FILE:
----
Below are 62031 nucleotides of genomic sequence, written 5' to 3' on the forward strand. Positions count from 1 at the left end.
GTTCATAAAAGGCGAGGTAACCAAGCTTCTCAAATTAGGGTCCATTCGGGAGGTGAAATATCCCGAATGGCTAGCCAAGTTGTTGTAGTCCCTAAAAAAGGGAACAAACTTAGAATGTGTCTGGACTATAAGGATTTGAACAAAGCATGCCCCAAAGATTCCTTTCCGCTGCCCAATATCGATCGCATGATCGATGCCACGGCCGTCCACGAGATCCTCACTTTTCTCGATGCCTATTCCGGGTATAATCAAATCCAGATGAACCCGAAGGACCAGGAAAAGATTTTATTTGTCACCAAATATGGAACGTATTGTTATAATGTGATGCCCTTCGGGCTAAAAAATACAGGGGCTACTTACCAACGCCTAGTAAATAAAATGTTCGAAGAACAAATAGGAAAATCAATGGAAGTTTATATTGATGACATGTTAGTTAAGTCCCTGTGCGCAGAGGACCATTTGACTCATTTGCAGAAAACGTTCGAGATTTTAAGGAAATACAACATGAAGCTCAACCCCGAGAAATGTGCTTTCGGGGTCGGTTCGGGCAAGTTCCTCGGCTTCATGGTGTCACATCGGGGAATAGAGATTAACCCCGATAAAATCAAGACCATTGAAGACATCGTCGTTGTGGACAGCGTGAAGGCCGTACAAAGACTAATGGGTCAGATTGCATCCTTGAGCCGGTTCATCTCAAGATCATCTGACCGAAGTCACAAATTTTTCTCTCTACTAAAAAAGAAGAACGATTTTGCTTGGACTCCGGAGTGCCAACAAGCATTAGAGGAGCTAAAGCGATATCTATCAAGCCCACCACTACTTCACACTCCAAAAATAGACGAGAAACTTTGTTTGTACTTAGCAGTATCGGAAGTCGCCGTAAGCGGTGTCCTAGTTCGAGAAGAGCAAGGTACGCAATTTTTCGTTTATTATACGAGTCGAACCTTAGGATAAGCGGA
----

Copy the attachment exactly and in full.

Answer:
Below are 62031 nucleotides of genomic sequence, written 5' to 3' on the forward strand. Positions count from 1 at the left end.
GTTCATAAAAGGCGAGGTAACCAAGCTTCTCAAATTAGGGTCCATTCGGGAGGTGAAATATCCCGAATGGCTAGCCAAGTTGTTGTAGTCCCTAAAAAAGGGAACAAACTTAGAATGTGTCTGGACTATAAGGATTTGAACAAAGCATGCCCCAAAGATTCCTTTCCGCTGCCCAATATCGATCGCATGATCGATGCCACGGCCGTCCACGAGATCCTCACTTTTCTCGATGCCTATTCCGGGTATAATCAAATCCAGATGAACCCGAAGGACCAGGAAAAGATTTTATTTGTCACCAAATATGGAACGTATTGTTATAATGTGATGCCCTTCGGGCTAAAAAATACAGGGGCTACTTACCAACGCCTAGTAAATAAAATGTTCGAAGAACAAATAGGAAAATCAATGGAAGTTTATATTGATGACATGTTAGTTAAGTCCCTGTGCGCAGAGGACCATTTGACTCATTTGCAGAAAACGTTCGAGATTTTAAGGAAATACAACATGAAGCTCAACCCCGAGAAATGTGCTTTCGGGGTCGGTTCGGGCAAGTTCCTCGGCTTCATGGTGTCACATCGGGGAATAGAGATTAACCCCGATAAAATCAAGACCATTGAAGACATCGTCGTTGTGGACAGCGTGAAGGCCGTACAAAGACTAATGGGTCAGATTGCATCCTTGAGCCGGTTCATCTCAAGATCATCTGACCGAAGTCACAAATTTTTCTCTCTACTAAAAAAGAAGAACGATTTTGCTTGGACTCCGGAGTGCCAACAAGCATTAGAGGAGCTAAAGCGATATCTATCAAGCCCACCACTACTTCACACTCCAAAAATAGACGAGAAACTTTGTTTGTACTTAGCAGTATCGGAAGTCGCCGTAAGCGGTGTCCTAGTTCGAGAAGAGCAAGGTACGCAATTTTTCGTTTATTATACGAGTCGAACCTTAGGATAAGCGGA